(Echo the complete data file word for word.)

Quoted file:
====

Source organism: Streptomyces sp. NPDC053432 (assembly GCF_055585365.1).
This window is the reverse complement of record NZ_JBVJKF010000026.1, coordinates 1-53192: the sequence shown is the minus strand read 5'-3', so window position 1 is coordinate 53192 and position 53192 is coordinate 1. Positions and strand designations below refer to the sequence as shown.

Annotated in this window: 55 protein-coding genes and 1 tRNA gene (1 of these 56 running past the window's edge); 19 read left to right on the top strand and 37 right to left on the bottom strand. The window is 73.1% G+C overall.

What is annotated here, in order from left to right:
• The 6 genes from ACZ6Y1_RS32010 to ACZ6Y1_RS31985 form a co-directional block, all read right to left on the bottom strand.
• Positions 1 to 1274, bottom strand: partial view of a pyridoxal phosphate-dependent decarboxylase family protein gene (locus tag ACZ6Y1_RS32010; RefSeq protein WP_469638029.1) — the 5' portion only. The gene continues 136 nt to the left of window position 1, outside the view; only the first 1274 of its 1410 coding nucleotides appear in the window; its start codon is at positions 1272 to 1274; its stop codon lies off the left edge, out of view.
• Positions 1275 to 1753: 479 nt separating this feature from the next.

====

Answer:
Source organism: Streptomyces sp. NPDC053432 (assembly GCF_055585365.1).
This window is the reverse complement of record NZ_JBVJKF010000026.1, coordinates 1-53192: the sequence shown is the minus strand read 5'-3', so window position 1 is coordinate 53192 and position 53192 is coordinate 1. Positions and strand designations below refer to the sequence as shown.

Annotated in this window: 55 protein-coding genes and 1 tRNA gene (1 of these 56 running past the window's edge); 19 read left to right on the top strand and 37 right to left on the bottom strand. The window is 73.1% G+C overall.

What is annotated here, in order from left to right:
• The 6 genes from ACZ6Y1_RS32010 to ACZ6Y1_RS31985 form a co-directional block, all read right to left on the bottom strand.
• Positions 1 to 1274, bottom strand: partial view of a pyridoxal phosphate-dependent decarboxylase family protein gene (locus tag ACZ6Y1_RS32010; RefSeq protein WP_469638029.1) — the 5' portion only. The gene continues 136 nt to the left of window position 1, outside the view; only the first 1274 of its 1410 coding nucleotides appear in the window; its start codon is at positions 1272 to 1274; its stop codon lies off the left edge, out of view.
• Positions 1275 to 1753: 479 nt separating this feature from the next.